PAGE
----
5 Scrutiny of appeal points

5.1 Initial scrutiny of the appeal

NICE will acknowledge receipt of appeals within 2 working days. The Vice Chair of NICE will usually write to the appellant within 5 working days from the end of the appeal period with their initial views.

The Vice Chair of NICE will respond to each appeal letter to indicate their preliminary view of the arguability and validity of each of the points made by the appellant. In doing so they may take legal advice. This response is known as the initial scrutiny letter.

The letter will usually say whether the Vice Chair of NICE considers that the appeal should be held orally or in writing. In exceptional circumstances, where the validity of the appeal points are uncertain at initial scrutiny, the Vice Chair of NICE may defer deciding whether to proceed with an oral hearing or proposing that there should be a written appeal, until the appeal points are confirmed at final scrutiny. A written appeal process will only be adopted following consultation with appellant(s). If the notice of appeal does not present an arguable case under 1 or more of the grounds of appeal, the Vice Chair of NICE will give reasons for this and may request further information or clarification in the initial scrutiny letter. Appeals are only referred to an Appeal Panel if, after giving the appellant an opportunity to elaborate or clarify the grounds of appeal, the Vice Chair of NICE is satisfied that the appeal falls into one or more of the grounds and is arguable. The Vice Chair of NICE has the discretion to allow the appeal to go ahead on one or more grounds presented in any appeal letter but not others.

In determining the prospects of success of appeal points, the Vice Chair of NICE has regard to and is guided by past decisions of the Appeal Panel, but is not strictly bound by them. The Vice Chair gives greater weight to past decisions on legal or quasi‑legal issues, and less weight to decisions on factual issues. For example, a finding that guidance should consider any significant groups of patients with disabilities who may be unable to take a treatment being recommended is likely to be given weight in future appeals. This is a finding on a legal issue. A finding that some specific aspect of guidance was or was not reasonably justified is unlikely to be given much weight in a future appeal. This is only a finding about the facts of 1 appraisal or highly specialised technology topic.

The Vice Chair of NICE may suggest reallocating grounds of appeal if the issues raised seem weak under the nominated ground, and may be stronger under a different ground.

Appellants are given 10 working days to respond to the initial scrutiny letter. Responses to this letter must not contain new points of appeal. Responses must deal only with requested clarifications, or arguments or comments about the Vice Chair of NICE's concern that an appeal point raised has no reasonable prospect of success, is unsupported by evidence, or is outside the scope for an appeal. Existing appeal points may be elaborated and further evidence in support of existing appeal points may be given. Responses received after the deadline may not be considered, and a final decision may be taken without their being taken into account. There may be occasions when further clarification is needed and more than 1 scrutiny letter may be sent.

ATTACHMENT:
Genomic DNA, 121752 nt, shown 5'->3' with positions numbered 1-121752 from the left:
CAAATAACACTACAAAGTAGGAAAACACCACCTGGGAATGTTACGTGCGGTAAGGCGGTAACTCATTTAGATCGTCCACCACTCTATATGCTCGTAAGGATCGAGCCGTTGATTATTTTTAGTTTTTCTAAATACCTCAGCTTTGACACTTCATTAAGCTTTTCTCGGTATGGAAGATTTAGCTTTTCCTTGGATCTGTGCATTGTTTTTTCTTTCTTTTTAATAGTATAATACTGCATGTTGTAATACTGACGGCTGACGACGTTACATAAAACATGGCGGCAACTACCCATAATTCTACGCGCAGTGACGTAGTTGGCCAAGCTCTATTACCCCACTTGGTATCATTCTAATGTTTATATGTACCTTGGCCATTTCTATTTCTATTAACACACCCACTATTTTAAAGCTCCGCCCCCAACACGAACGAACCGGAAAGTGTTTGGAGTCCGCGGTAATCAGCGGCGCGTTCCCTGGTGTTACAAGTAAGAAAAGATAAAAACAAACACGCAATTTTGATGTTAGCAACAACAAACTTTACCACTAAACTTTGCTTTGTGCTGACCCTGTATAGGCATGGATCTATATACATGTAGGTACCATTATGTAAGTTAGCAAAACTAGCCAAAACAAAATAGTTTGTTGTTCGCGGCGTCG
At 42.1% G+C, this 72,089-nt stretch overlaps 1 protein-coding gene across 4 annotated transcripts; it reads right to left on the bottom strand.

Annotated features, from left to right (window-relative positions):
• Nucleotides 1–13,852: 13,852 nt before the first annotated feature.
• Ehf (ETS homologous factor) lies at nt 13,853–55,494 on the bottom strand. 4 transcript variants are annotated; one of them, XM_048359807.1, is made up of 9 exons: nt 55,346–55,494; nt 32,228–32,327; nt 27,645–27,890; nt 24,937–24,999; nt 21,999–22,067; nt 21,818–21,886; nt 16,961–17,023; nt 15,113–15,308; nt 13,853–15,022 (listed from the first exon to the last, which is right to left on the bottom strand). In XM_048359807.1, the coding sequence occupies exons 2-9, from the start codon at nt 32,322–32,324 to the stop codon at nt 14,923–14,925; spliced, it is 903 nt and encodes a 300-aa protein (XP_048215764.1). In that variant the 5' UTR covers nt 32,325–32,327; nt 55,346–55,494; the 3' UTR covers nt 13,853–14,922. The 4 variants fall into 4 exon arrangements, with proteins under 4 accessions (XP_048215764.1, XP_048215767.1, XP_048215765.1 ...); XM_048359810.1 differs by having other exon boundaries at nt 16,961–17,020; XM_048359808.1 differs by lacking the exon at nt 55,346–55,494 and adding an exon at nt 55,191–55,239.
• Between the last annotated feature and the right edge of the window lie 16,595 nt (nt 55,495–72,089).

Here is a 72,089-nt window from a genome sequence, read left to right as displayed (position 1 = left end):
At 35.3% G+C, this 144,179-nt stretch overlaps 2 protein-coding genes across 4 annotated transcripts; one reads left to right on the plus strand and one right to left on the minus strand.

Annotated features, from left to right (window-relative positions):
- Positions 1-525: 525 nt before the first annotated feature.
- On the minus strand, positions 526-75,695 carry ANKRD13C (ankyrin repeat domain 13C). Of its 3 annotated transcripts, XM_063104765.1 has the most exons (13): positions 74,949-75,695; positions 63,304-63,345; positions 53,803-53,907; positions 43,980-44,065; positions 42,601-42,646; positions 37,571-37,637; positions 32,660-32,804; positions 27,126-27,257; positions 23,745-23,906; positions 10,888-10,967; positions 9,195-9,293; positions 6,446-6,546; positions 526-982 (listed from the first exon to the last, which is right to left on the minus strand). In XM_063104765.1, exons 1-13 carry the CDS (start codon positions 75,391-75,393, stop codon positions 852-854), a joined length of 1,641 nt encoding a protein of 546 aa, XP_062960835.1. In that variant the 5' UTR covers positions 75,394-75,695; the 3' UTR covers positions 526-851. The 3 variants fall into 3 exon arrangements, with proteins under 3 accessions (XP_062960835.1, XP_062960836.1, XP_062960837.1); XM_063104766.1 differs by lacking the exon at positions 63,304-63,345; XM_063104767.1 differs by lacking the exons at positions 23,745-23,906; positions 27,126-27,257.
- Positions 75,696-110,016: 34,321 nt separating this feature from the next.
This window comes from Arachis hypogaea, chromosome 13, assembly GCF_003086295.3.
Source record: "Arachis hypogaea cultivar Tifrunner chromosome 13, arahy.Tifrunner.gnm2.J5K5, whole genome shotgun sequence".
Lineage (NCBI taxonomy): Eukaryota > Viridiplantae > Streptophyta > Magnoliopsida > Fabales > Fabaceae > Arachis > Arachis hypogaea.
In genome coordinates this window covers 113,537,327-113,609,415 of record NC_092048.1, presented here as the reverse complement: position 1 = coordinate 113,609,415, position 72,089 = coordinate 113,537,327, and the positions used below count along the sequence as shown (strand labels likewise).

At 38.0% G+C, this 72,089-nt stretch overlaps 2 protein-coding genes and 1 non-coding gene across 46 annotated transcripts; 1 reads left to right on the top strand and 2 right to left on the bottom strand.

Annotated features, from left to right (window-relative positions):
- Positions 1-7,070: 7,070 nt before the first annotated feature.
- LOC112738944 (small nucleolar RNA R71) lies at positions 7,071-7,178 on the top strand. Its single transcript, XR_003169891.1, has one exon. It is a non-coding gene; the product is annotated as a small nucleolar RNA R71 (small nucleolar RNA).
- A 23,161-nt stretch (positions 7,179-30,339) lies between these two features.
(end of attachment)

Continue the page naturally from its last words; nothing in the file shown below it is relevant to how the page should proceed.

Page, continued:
The appellant must not submit a revised appeal letter in response to comments in the initial scrutiny letter unless invited to do so. For example, the appellant must not move and renumber appeal points to clarify what appeal points were being made if the original letter was insufficiently clear. The response to the initial scrutiny letter must only address the points raised by the Vice Chair of NICE.

If, exceptionally, the appellant is invited to submit a revised appeal letter, it must not contain new grounds of appeal. The numbering of the original letter should be preserved as far as possible or clearly indicate when an appeal point has changed number (for example, "2.1 [formerly 1(a).3]", if an appeal point changes from ground 1(a) to ground 2) or held to have no reasonable prospect of success (for example, 2.3 [not now used]).

5.2 What happens after initial scrutiny?

If the initial scrutiny letter indicates that there are valid appeal points, NICE informs the appellant(s) of the date of the appeal, who will be on the Appeal Panel, and in the case of an oral appeal, who will attend from NICE and its advisory committee and external advisors, as soon as possible. In the case of an oral appeal, the appellant is asked to provide the names and job titles of the representatives who will be representing their organisation at the appeal. It may be necessary to limit the number of representatives attending the appeal.

In the case of a written appeal, NICE confirms with the appellant(s) that the appeal will proceed as a written appeal, the date of the appeal, and who will be on the Appeal Panel.

NICE informs consultees and commentators that an appeal has been received, whether the appeal will be held orally or be on the papers, the name of the appellant(s) organisation, and the date of the appeal hearing. NICE publishes a notice on its website announcing that an appeal will take place at least 2 working days after consultees and commentators are informed of the date of the appeal.

5.3 Final scrutiny of the appeal

The Vice Chair of NICE writes to the appellant with the final decision on the admissibility of the appeal points raised within 5 working days of considering the appellant's response to the initial scrutiny letter. This is known as the final scrutiny letter.

The final scrutiny letter is the Vice Chair of NICE's final word and a further response cannot be submitted by the appellant. That letter will outline all of the appeal points that will be considered at the appeal and may also make specific directions for the conduct of an appeal, if necessary.